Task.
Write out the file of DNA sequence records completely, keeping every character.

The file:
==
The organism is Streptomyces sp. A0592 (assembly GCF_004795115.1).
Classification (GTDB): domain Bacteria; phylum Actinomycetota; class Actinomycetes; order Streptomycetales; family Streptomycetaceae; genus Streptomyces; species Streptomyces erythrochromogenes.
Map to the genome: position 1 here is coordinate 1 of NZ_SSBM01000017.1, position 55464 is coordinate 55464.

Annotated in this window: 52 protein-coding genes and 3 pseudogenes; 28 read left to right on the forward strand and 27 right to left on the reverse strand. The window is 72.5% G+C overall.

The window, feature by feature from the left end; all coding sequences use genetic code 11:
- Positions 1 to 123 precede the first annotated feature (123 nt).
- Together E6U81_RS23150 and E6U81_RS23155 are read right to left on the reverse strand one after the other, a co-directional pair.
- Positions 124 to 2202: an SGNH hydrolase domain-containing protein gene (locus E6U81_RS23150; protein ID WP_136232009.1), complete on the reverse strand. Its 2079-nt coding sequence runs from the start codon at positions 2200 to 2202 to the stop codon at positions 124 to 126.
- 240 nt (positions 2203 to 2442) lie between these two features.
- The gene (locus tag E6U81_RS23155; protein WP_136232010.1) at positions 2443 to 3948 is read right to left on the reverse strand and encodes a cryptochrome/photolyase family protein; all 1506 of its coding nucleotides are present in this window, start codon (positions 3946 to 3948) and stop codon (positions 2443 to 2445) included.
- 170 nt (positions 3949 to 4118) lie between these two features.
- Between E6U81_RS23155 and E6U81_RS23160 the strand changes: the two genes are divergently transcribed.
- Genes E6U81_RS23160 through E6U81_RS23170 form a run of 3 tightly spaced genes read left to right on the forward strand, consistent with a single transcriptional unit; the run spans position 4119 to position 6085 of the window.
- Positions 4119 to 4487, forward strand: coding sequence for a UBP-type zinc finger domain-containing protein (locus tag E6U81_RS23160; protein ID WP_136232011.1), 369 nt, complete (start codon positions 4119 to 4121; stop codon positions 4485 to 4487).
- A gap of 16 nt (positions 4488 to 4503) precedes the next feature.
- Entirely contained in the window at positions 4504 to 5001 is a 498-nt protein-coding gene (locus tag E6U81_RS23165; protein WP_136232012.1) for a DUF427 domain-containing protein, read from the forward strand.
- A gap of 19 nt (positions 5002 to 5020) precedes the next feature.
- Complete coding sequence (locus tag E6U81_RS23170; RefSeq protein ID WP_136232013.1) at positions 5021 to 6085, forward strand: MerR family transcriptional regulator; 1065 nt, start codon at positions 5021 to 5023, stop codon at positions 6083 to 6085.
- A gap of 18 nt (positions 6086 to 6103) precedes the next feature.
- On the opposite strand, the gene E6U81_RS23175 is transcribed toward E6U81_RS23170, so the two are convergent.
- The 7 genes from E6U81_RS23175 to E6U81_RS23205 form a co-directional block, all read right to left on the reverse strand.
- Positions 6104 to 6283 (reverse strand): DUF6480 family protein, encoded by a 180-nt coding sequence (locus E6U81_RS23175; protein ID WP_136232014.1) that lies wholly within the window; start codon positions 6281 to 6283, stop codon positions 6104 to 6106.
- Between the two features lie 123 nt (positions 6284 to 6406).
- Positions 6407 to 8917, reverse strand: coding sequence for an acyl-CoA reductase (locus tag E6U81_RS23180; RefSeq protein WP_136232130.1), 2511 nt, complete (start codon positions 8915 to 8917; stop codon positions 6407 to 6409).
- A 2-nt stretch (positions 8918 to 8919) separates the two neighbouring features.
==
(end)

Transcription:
The organism is Streptomyces sp. A0592 (assembly GCF_004795115.1).
Classification (GTDB): domain Bacteria; phylum Actinomycetota; class Actinomycetes; order Streptomycetales; family Streptomycetaceae; genus Streptomyces; species Streptomyces erythrochromogenes.
Map to the genome: position 1 here is coordinate 1 of NZ_SSBM01000017.1, position 55464 is coordinate 55464.

Annotated in this window: 52 protein-coding genes and 3 pseudogenes; 28 read left to right on the forward strand and 27 right to left on the reverse strand. The window is 72.5% G+C overall.

The window, feature by feature from the left end; all coding sequences use genetic code 11:
- Positions 1 to 123 precede the first annotated feature (123 nt).
- Together E6U81_RS23150 and E6U81_RS23155 are read right to left on the reverse strand one after the other, a co-directional pair.
- Positions 124 to 2202: an SGNH hydrolase domain-containing protein gene (locus E6U81_RS23150; protein ID WP_136232009.1), complete on the reverse strand. Its 2079-nt coding sequence runs from the start codon at positions 2200 to 2202 to the stop codon at positions 124 to 126.
- 240 nt (positions 2203 to 2442) lie between these two features.
- The gene (locus tag E6U81_RS23155; protein WP_136232010.1) at positions 2443 to 3948 is read right to left on the reverse strand and encodes a cryptochrome/photolyase family protein; all 1506 of its coding nucleotides are present in this window, start codon (positions 3946 to 3948) and stop codon (positions 2443 to 2445) included.
- 170 nt (positions 3949 to 4118) lie between these two features.
- Between E6U81_RS23155 and E6U81_RS23160 the strand changes: the two genes are divergently transcribed.
- Genes E6U81_RS23160 through E6U81_RS23170 form a run of 3 tightly spaced genes read left to right on the forward strand, consistent with a single transcriptional unit; the run spans position 4119 to position 6085 of the window.
- Positions 4119 to 4487, forward strand: coding sequence for a UBP-type zinc finger domain-containing protein (locus tag E6U81_RS23160; protein ID WP_136232011.1), 369 nt, complete (start codon positions 4119 to 4121; stop codon positions 4485 to 4487).
- A gap of 16 nt (positions 4488 to 4503) precedes the next feature.
- Entirely contained in the window at positions 4504 to 5001 is a 498-nt protein-coding gene (locus tag E6U81_RS23165; protein WP_136232012.1) for a DUF427 domain-containing protein, read from the forward strand.
- A gap of 19 nt (positions 5002 to 5020) precedes the next feature.
- Complete coding sequence (locus tag E6U81_RS23170; RefSeq protein ID WP_136232013.1) at positions 5021 to 6085, forward strand: MerR family transcriptional regulator; 1065 nt, start codon at positions 5021 to 5023, stop codon at positions 6083 to 6085.
- A gap of 18 nt (positions 6086 to 6103) precedes the next feature.
- On the opposite strand, the gene E6U81_RS23175 is transcribed toward E6U81_RS23170, so the two are convergent.
- The 7 genes from E6U81_RS23175 to E6U81_RS23205 form a co-directional block, all read right to left on the reverse strand.
- Positions 6104 to 6283 (reverse strand): DUF6480 family protein, encoded by a 180-nt coding sequence (locus E6U81_RS23175; protein ID WP_136232014.1) that lies wholly within the window; start codon positions 6281 to 6283, stop codon positions 6104 to 6106.
- Between the two features lie 123 nt (positions 6284 to 6406).
- Positions 6407 to 8917, reverse strand: coding sequence for an acyl-CoA reductase (locus tag E6U81_RS23180; RefSeq protein WP_136232130.1), 2511 nt, complete (start codon positions 8915 to 8917; stop codon positions 6407 to 6409).
- A 2-nt stretch (positions 8918 to 8919) separates the two neighbouring features.